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Thursday, June 28, 2007

CFBA Blog Tour of the Divine Appointment

I haven't received my book yet, but I'm eagerly awaiting this one. ;)

(Howard Books June 5, 2007)

"They aren't hiding just one something, but a bunch of somethings..."
Small town southern lawyer, Elijah Faulkner is a dying attorney that actually takes pleasure in fighting injustice by working hard for the little guy. But when he takes on a case to defend a philandering doctor with a pregnant wife in a seemingly open-and-shut murder trial, Eli is not so sure he is on the 'right' side.

Back in Washington D.C., supreme Court Justice Martha Robinson has died, presenting an unprecedented opportunity for conservative President Richard Wallace to impact the direction of the highest court in the land. He believes God put him in the presidency for just such a time as make a Divine Appointment. Not everyone is thrilled with the president's nominee, however. And some will stop at nothing, including murder, to prevent his confirmation by the Senate.

A lobbyist with a vendetta, a small-time Mafioso, an investigative reporter with a Watergate complex, and a powerful Washington political machine combine to create a fast-paced suspense novel that explores the anatomy of a murder, and the ripple effect that it creates across the country.

"Jerome Teel has crafted an intriguing political thriller...nice twists and turns to keep you reading. he paints vivid mental pictures that bring characters and locales to life."--Congresswoman Marsha Blackburn, Tennessee's 7th District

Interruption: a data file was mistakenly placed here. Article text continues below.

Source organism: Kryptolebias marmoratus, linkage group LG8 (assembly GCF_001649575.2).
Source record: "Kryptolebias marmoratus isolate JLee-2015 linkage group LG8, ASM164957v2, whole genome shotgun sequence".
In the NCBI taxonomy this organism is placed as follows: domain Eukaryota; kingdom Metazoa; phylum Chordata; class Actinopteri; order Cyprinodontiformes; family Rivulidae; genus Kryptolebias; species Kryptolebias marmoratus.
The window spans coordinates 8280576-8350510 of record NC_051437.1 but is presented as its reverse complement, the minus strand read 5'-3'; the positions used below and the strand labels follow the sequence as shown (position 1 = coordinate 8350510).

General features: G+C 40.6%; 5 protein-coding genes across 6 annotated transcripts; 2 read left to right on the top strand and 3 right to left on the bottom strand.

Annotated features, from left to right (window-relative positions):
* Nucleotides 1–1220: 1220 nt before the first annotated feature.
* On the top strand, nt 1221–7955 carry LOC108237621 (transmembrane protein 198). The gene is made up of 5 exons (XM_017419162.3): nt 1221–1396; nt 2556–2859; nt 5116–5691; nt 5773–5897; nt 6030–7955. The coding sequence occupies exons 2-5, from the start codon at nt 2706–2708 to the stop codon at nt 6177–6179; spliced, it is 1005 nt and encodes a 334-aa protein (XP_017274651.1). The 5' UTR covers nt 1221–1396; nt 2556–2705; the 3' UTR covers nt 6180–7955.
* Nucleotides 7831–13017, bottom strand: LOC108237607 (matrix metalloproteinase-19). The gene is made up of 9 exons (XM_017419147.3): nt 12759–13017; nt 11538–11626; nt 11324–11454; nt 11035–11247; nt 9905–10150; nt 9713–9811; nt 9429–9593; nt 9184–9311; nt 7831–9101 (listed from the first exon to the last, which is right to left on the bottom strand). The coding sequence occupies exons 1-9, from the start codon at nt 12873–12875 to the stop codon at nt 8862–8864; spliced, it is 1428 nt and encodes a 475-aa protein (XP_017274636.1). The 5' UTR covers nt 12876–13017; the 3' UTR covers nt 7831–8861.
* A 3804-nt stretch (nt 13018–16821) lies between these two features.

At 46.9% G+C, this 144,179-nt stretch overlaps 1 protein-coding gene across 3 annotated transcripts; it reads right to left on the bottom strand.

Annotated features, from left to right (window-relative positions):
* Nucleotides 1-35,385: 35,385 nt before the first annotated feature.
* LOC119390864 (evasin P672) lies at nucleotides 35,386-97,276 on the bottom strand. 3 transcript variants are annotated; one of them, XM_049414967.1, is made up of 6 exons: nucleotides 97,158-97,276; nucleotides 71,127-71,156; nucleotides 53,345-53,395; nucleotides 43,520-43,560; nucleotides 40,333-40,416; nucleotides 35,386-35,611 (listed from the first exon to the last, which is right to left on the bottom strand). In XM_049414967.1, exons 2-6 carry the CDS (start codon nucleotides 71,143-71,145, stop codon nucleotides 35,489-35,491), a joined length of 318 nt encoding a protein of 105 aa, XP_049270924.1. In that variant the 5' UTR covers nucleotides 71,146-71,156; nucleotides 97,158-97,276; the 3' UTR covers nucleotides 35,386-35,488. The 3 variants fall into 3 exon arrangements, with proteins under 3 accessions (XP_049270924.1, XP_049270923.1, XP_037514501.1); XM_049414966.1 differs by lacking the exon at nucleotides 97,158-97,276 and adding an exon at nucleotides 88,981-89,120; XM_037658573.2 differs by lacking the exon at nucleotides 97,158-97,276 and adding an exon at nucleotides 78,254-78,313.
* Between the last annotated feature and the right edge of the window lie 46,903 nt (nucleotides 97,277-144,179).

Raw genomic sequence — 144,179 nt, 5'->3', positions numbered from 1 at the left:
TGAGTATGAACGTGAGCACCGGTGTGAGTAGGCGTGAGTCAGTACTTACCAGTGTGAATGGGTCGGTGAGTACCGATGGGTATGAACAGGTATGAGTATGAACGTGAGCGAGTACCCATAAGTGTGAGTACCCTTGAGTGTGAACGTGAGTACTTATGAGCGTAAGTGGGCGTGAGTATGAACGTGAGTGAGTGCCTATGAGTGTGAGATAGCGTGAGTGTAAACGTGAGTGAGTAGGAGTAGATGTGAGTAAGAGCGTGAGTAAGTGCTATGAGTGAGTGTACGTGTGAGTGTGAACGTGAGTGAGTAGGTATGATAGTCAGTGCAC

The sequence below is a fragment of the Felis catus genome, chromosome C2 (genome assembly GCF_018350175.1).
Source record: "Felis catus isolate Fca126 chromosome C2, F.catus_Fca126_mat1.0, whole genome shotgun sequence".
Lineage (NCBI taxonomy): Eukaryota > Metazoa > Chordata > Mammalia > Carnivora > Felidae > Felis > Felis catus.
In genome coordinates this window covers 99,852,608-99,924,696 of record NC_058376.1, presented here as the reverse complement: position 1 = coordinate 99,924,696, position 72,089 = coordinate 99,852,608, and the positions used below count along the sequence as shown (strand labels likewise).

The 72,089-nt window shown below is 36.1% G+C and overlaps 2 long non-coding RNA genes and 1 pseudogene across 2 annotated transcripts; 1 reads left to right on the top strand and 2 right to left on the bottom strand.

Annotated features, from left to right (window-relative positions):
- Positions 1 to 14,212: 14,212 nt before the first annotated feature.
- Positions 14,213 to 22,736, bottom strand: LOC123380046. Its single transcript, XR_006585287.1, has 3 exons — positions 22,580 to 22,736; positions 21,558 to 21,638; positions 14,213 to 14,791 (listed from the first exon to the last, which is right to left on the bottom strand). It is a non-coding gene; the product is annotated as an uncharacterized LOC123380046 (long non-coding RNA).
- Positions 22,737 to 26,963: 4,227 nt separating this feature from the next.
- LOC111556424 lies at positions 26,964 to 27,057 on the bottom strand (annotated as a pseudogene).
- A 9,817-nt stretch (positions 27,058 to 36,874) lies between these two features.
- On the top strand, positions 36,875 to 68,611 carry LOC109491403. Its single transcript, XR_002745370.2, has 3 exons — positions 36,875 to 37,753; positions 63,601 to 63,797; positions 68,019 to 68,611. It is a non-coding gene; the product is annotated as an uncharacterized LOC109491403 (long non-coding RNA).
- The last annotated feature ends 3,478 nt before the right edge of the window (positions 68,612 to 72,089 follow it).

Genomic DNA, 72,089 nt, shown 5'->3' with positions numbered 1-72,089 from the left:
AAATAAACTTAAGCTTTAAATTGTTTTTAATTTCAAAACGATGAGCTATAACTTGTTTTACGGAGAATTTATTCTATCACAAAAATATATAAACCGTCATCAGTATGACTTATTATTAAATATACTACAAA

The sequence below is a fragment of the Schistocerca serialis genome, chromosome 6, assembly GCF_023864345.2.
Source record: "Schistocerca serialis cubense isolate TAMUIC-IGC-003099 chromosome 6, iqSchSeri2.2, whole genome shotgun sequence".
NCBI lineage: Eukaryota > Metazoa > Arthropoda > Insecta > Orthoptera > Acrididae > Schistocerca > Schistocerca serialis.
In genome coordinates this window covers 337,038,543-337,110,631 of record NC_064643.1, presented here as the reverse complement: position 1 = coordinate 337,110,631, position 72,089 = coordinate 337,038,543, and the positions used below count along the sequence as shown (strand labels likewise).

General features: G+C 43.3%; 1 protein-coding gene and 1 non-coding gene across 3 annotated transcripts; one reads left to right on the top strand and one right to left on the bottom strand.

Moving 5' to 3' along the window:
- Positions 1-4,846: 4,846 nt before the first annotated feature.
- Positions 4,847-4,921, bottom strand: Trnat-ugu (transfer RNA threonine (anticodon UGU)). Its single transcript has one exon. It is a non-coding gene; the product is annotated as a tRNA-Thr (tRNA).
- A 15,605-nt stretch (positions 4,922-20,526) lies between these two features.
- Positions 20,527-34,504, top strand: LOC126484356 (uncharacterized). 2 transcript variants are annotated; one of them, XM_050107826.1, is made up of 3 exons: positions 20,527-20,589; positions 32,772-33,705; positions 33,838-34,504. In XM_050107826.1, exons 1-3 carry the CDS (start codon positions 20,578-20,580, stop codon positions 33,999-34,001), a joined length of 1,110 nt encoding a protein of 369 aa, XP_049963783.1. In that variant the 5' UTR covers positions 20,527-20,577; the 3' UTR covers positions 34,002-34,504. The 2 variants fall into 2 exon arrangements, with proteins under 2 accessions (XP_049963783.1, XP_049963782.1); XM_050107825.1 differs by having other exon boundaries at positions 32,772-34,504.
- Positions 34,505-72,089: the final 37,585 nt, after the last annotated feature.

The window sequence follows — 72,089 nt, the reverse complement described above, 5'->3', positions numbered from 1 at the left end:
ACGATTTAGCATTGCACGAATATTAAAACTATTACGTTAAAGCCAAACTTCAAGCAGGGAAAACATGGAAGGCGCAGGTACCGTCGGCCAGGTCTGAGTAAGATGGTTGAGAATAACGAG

The book link is:


Jerome Teel is a graduate of Union University, where he received his JD, cum laude, from the Ole Miss School of Law. He is actively involved in his church, local charities, and youth sports.He has always loved legal-suspense novels and is a political junkie. He is also the author of The Election, another political thriller that we reviewed November of '06.Jerome and his wife, Jennifer, have three children...Brittney, Trey, and Matthew...and they reside in Tennessee where he practices law and is at work on a new novel.You could visit Jerome at his Website, or at his blog Christian Political Blog.

Friday, June 22, 2007

The Reluctant Runaway by Jill Elizabeth Nelson

This week on the CFBA blog tour we're featuring Jill Elizabeth Nelson's new book, Reluctant Runaway, I had the privilege of having Jill on a while back so I'm reposting that interview. I love Jill's writing and hope you'll go out to purchase the book as soon as you can. ;) The drawing at the end of the blog is still current, so leave those comments. ;)

Stolen Indian artifacts. . .

A dead museum guard. . .

A missing wife and mom. . .

A baby in mortal danger. . .

Museum security expert Desiree Jacobs and FBI agent Tony Lucano scramble to unearth the horrifying secret that links every incident. The investigation thrusts them into the path of something dark and sinister.

Something that craves blood sacrifice.

From the high society of the U.S. capital to the streets of Desi's beloved Boston to the mountain desert of New Mexico, Desi and Tony must thwart forces of darkness—relying on God’s guidance and strength—to save a young woman and her baby from a villain more desperate than they can imagine.

I received The Reluctant Runaway several weeks ago and have been dying to do this interview with the author Jill Elizabeth Nelson. Some of you will remember that I loved Jill's debut novel Reluctant Burglar. I thought it had a little bit of everything. Intrigue, suspense, romance, drama. I would have been hard pressed to find any fault at all with the book. So when I heard about the second book I wondered if it would hold up to the praise of book one. You know how sequel movies are never as good as the original and almost always leave you feeling dissatisfied???